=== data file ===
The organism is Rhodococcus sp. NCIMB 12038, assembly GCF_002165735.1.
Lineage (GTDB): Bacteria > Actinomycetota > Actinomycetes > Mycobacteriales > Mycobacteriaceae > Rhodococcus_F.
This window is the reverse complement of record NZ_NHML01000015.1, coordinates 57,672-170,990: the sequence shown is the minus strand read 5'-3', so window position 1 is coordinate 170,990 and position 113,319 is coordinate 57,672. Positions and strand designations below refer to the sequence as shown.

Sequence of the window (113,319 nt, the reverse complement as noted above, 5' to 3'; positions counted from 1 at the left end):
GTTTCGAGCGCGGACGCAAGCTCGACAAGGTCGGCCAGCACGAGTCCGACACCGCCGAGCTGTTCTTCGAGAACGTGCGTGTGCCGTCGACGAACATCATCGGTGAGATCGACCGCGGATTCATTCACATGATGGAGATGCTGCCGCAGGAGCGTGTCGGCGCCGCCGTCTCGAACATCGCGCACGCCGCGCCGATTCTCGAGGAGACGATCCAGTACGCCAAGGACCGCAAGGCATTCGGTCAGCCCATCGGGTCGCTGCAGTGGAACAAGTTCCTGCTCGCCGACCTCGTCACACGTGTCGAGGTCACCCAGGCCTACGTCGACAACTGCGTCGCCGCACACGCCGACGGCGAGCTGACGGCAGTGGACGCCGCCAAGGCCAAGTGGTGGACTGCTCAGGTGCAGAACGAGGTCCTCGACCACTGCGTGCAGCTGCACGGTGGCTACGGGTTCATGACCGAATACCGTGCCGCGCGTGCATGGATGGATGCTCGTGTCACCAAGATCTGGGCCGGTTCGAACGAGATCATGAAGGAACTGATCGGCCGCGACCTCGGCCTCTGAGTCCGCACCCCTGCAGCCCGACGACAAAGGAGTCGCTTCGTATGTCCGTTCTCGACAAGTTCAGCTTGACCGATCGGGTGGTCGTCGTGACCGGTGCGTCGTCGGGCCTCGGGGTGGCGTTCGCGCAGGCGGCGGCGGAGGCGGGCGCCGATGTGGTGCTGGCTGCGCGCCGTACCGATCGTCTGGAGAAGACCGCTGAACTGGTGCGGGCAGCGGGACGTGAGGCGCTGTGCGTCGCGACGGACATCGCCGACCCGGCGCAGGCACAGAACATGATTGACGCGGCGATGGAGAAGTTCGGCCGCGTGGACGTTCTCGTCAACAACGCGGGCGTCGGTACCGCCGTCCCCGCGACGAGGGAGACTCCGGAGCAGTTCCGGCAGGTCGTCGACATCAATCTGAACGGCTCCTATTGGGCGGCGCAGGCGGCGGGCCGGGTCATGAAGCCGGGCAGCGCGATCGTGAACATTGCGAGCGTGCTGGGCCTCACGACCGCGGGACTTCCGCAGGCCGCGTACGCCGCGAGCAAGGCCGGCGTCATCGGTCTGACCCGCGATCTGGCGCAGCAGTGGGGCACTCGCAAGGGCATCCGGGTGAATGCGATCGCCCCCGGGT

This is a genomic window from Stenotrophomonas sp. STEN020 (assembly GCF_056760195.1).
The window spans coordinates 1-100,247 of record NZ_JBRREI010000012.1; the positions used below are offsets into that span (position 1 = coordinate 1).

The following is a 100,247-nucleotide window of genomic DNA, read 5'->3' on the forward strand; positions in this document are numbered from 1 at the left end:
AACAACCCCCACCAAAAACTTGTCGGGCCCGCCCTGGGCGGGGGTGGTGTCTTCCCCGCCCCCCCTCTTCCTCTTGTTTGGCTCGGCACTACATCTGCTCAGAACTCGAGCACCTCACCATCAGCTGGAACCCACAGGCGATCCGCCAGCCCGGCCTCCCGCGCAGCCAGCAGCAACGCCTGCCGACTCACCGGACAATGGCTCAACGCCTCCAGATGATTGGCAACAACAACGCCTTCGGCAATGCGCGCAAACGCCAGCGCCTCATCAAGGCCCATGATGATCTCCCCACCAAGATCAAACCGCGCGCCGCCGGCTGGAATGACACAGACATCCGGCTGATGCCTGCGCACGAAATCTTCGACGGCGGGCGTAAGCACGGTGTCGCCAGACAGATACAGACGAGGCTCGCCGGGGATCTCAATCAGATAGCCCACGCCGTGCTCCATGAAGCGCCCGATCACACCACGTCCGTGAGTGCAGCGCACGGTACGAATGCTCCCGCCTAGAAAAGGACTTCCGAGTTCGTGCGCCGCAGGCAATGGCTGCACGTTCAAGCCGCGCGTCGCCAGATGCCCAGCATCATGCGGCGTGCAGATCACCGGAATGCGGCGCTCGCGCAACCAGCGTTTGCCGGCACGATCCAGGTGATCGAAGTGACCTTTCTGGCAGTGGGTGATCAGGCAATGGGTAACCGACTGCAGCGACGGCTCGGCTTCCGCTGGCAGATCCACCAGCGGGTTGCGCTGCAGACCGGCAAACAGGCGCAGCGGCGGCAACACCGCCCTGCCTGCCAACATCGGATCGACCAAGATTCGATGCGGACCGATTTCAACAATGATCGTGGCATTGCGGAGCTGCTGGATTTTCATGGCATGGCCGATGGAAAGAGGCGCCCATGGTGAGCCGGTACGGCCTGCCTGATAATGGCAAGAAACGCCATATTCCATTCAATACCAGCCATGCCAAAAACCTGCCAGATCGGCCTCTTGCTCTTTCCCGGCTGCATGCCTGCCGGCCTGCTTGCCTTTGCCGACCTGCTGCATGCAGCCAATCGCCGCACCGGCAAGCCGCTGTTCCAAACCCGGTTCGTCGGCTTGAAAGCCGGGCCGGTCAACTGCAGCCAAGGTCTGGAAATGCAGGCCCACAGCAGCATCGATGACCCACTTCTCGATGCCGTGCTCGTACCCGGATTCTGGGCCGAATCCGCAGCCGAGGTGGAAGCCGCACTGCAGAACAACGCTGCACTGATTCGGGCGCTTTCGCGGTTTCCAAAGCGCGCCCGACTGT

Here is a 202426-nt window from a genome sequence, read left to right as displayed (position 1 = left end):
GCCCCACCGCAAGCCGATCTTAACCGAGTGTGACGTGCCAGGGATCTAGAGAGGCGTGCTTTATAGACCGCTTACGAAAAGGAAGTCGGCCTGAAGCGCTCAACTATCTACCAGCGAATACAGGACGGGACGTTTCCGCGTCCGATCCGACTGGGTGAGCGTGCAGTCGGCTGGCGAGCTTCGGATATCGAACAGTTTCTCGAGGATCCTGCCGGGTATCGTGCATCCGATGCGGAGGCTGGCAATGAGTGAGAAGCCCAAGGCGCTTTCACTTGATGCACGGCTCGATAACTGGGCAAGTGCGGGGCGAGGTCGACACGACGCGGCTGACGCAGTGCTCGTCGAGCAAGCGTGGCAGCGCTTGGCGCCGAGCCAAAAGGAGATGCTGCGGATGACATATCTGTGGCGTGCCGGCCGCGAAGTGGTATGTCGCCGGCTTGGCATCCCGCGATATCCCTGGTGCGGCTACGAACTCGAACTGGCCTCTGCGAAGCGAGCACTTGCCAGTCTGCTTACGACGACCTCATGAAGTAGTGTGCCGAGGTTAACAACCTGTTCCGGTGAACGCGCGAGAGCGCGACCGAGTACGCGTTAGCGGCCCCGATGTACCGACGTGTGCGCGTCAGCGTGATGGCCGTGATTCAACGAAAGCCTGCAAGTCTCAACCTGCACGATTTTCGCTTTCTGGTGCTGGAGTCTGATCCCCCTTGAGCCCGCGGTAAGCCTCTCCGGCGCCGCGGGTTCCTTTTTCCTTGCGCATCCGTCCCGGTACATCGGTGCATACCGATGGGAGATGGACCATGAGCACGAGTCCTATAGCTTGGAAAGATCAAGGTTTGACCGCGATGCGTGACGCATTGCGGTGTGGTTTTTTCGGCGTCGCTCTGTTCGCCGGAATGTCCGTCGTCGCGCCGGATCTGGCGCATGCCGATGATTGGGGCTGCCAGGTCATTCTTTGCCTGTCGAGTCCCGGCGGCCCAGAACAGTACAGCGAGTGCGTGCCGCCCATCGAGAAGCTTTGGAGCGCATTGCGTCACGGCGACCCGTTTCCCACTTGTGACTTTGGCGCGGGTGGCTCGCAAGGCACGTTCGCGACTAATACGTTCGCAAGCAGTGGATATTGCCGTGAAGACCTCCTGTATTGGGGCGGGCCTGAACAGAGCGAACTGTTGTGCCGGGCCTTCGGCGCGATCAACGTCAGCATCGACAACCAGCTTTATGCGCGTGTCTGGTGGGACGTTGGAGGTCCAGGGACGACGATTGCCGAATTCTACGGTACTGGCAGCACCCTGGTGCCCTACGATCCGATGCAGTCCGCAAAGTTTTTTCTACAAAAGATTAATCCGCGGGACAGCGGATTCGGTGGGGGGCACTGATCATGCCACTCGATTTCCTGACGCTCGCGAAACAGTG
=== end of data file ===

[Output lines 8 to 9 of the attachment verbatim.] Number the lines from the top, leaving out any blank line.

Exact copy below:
The following is a 100,247-nucleotide window of genomic DNA, read 5'->3' on the forward strand; positions in this document are numbered from 1 at the left end:
AACAACCCCCACCAAAAACTTGTCGGGCCCGCCCTGGGCGGGGGTGGTGTCTTCCCCGCCCCCCCTCTTCCTCTTGTTTGGCTCGGCACTACATCTGCTCAGAACTCGAGCACCTCACCATCAGCTGGAACCCACAGGCGATCCGCCAGCCCGGCCTCCCGCGCAGCCAGCAGCAACGCCTGCCGACTCACCGGACAATGGCTCAACGCCTCCAGATGATTGGCAACAACAACGCCTTCGGCAATGCGCGCAAACGCCAGCGCCTCATCAAGGCCCATGATGATCTCCCCACCAAGATCAAACCGCGCGCCGCCGGCTGGAATGACACAGACATCCGGCTGATGCCTGCGCACGAAATCTTCGACGGCGGGCGTAAGCACGGTGTCGCCAGACAGATACAGACGAGGCTCGCCGGGGATCTCAATCAGATAGCCCACGCCGTGCTCCATGAAGCGCCCGATCACACCACGTCCGTGAGTGCAGCGCACGGTACGAATGCTCCCGCCTAGAAAAGGACTTCCGAGTTCGTGCGCCGCAGGCAATGGCTGCACGTTCAAGCCGCGCGTCGCCAGATGCCCAGCATCATGCGGCGTGCAGATCACCGGAATGCGGCGCTCGCGCAACCAGCGTTTGCCGGCACGATCCAGGTGATCGAAGTGACCTTTCTGGCAGTGGGTGATCAGGCAATGGGTAACCGACTGCAGCGACGGCTCGGCTTCCGCTGGCAGATCCACCAGCGGGTTGCGCTGCAGACCGGCAAACAGGCGCAGCGGCGGCAACACCGCCCTGCCTGCCAACATCGGATCGACCAAGATTCGATGCGGACCGATTTCAACAATGATCGTGGCATTGCGGAGCTGCTGGATTTTCATGGCATGGCCGATGGAAAGAGGCGCCCATGGTGAGCCGGTACGGCCTGCCTGATAATGGCAAGAAACGCCATATTCCATTCAATACCAGCCATGCCAAAAACCTGCCAGATCGGCCTCTTGCTCTTTCCCGGCTGCATGCCTGCCGGCCTGCTTGCCTTTGCCGACCTGCTGCATGCAGCCAATCGCCGCACCGGCAAGCCGCTGTTCCAAACCCGGTTCGTCGGCTTGAAAGCCGGGCCGGTCAACTGCAGCCAAGGTCTGGAAATGCAGGCCCACAGCAGCATCGATGACCCACTTCTCGATGCCGTGCTCGTACCCGGATTCTGGGCCGAATCCGCAGCCGAGGTGGAAGCCGCACTGCAGAACAACGCTGCACTGATTCGGGCGCTTTCGCGGTTTCCAAAGCGCGCCCGACTGT